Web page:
My dad, entirely out of place, out of his depth, confused and utterly unarmed, fighting to get up to speed, in the hopes that he could do something to help.

It was a step forward.  A small step, but a step forward.

Tagg stood, approaching me, then leaned on the table just beside me, so he loomed over me, not speaking, invading my personal space, denying me the ability to rest or relax.

And my bugs, in his office, continued punching away as best as they were able.  Me, communicating with Tattletale, unable to hear her response, straining to hear some sign of the violence.  Had they split up?

Regent’s arms and legs had been set, and he lay on a bed identical to the one I’d had, apparently tranquilized.

I was the target, the mastermind, the one they were trying to break.

Alexandria only took six minutes.  She arrived by the same route, only she held a girl this time.  A hard mask with horns and slanted lenses that tapered into points at the corners, a skin-tight bodysuit.  Imp.

Alexandria had found a way around Imp’s power.  Or her mental powers had overridden them.

One more body in the cells.  One more Undersider down.

Alexandria found her way back to the cells before my dad and my lawyer did, accompanied by Miss Militia.  Alexandria grabbed one of Kid Win’s active drones from the air and tucked it under one arm like a football as she made her way down, and held it up as she visited the cell where they were checking an unconscious, tranquilized Imp.  Every bug was eradicated by the mist that appeared, leaving me utterly blind.

I didn’t see her again until she opened the door and joined us.  She was drenched, her hair soaked, swept back away from her face, and the makeup that had hidden the seam of her prosthetic eye had been washed away, leaving a conspicuous line in place.  Miss Militia looked grim and very dry beside her.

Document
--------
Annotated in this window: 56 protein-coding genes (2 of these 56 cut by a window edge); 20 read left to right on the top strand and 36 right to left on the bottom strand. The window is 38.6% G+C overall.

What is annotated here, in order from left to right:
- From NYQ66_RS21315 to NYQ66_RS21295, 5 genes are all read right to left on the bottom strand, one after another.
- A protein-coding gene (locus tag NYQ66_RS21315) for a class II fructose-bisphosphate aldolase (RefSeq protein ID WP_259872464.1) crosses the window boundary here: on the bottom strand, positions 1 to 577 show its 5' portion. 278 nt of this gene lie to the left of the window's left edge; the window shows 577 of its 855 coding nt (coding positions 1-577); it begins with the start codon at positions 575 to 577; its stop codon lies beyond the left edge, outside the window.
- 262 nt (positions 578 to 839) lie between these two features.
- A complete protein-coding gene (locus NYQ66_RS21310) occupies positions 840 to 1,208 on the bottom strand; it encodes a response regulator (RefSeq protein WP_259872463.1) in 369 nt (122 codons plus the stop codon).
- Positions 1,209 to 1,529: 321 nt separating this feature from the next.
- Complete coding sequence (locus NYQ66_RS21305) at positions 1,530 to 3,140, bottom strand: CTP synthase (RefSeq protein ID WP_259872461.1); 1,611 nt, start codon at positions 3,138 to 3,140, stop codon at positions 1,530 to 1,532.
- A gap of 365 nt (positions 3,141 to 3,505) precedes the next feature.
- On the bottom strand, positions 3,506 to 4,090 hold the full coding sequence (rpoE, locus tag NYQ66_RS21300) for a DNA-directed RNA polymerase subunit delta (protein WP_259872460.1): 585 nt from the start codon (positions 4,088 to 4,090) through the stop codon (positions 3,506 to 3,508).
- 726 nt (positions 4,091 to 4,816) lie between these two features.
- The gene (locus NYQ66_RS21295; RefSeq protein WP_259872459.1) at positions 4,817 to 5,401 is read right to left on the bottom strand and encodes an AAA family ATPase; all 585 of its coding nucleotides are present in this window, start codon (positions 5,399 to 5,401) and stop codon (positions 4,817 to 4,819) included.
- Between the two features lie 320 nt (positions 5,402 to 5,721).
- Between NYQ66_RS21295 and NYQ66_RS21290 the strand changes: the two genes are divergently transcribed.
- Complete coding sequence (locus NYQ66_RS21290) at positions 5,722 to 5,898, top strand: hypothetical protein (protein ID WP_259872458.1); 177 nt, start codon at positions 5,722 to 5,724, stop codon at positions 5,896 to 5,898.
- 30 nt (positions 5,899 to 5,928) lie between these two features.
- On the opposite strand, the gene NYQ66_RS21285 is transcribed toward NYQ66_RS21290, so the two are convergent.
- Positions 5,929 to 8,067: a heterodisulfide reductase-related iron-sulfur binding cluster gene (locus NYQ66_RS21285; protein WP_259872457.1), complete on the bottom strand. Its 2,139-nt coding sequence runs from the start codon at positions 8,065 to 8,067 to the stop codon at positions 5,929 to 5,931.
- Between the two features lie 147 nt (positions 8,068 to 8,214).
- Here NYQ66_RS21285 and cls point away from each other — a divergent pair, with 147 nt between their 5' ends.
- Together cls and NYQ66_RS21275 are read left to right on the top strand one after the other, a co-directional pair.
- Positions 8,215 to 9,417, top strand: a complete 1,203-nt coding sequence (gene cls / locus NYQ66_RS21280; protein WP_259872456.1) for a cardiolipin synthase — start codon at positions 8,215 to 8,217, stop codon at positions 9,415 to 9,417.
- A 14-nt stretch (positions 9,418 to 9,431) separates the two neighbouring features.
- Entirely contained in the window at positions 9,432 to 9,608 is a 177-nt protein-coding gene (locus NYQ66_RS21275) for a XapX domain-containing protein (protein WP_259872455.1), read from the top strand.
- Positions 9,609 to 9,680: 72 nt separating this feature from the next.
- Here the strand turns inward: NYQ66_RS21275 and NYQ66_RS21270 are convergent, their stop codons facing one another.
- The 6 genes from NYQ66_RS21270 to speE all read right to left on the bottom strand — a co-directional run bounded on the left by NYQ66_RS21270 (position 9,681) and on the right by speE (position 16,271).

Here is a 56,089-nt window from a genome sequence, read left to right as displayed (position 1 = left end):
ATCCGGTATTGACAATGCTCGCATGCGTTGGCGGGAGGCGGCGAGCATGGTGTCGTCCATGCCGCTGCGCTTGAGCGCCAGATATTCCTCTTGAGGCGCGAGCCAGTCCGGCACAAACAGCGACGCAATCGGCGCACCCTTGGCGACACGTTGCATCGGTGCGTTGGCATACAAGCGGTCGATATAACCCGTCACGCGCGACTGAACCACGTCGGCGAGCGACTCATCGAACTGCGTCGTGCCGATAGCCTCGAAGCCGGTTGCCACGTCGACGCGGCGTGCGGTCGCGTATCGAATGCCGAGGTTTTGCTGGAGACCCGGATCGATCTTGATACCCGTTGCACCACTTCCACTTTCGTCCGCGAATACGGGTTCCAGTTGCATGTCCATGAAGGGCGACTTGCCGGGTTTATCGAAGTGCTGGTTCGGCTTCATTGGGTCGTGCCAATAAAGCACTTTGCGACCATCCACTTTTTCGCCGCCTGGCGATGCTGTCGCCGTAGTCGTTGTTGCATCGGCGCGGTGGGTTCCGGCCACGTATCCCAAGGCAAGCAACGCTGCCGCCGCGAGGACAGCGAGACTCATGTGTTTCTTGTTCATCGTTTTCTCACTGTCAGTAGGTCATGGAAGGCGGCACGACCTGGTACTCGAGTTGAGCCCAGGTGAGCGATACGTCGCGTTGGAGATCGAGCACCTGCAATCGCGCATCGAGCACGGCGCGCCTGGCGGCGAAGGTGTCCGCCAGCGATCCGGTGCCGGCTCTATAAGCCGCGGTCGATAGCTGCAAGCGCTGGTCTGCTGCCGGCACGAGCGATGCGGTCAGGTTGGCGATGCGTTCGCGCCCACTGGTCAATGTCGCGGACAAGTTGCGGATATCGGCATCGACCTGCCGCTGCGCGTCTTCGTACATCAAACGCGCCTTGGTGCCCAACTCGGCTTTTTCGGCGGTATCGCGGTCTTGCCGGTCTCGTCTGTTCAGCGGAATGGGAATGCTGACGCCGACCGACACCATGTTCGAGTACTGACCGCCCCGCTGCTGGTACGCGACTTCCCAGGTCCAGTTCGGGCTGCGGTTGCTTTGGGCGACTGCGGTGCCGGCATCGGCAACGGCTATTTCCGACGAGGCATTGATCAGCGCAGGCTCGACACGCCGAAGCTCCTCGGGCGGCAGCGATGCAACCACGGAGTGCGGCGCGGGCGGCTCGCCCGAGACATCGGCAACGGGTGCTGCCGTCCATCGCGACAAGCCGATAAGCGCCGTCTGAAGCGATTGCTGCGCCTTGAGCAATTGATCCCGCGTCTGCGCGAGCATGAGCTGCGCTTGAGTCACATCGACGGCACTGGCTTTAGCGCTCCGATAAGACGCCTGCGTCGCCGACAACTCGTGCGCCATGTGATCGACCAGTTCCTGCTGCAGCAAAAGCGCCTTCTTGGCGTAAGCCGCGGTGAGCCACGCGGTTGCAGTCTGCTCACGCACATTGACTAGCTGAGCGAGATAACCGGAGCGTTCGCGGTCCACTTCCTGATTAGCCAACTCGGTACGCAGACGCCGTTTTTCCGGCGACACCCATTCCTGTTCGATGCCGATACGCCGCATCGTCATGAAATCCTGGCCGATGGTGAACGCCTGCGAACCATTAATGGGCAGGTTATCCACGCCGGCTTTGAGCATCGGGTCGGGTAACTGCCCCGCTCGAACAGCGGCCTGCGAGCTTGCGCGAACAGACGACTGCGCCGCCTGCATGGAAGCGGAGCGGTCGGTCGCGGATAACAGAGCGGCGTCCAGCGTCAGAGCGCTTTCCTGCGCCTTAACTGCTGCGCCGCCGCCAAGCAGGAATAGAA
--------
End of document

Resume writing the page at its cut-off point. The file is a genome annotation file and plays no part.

“They fought back?”  I asked.

“A firehose, and a cape with a water geyser power.  They tried to drown me.  It didn’t work.  Others have tried the same thing, in many different variations.  Old hat.”

A cape with water generating powers?  The Ambassadors.

She looked around, “Your lawyer?”

“Out,” Tagg said, not looking up from his phone.

“I suppose it would be bad manners to talk to you while he’s occupied,” Alexandria said.

I didn’t reply.

“Well, five minutes before I go again.  If this is a delaying tactic, it won’t work.”

“Read my face,” I said, “It’s not a delaying tactic.”

“It doesn’t matter,” she said.  “I’m keeping to a schedule.  Roughly half an hour at a time, collecting one Undersider with each excursion.  I told you I’d hold off on collecting Tattletale, so I’ll save her for last.  Four minutes and forty seconds.”

Tattletale was still periodically speaking into the phone, while I typed out letters.  She’d stopped talking as much when I’d typed out a few words to let her know I couldn’t understand.  No, her focus right now would be on arranging her remaining forces, handling what she could, dealing with Alexandria.

“I’d like to stay,” Alexandria said.  “May I sit?”

“If you want,” I said.  I gestured towards the chair, best as I was able with the cuffs.

“Excellent.  So cooperative.”  She sat down.  “And we can talk?”

I nodded mutely.

Alexandria, a bully, believing herself untouchable.  I felt a grim sort of loathing stirring in the depths of my gut.

“My terms, to you.  You surrender.  The Undersiders receive no amnesty, but I let captives go, with all required medical care.  They fend for themselves from here on out.  Tagg remains in position.  He’s here for a reason.  Miss Militia is promoted elsewhere.  With the fall of the Triumvirate, we need a new core group.  We can market it.”

“That’s not what I wanted.”

“It’s what I’m offering.  And you… provided you cooperate fully, giving us all the information we desire on you, your histories, and the Undersiders, we put you in juvenile detention.  Two years, followed by a long probation and acknowledgement that any conceivable violation of that probation will be counted as a third strike and cause for sentencing to the Birdcage.”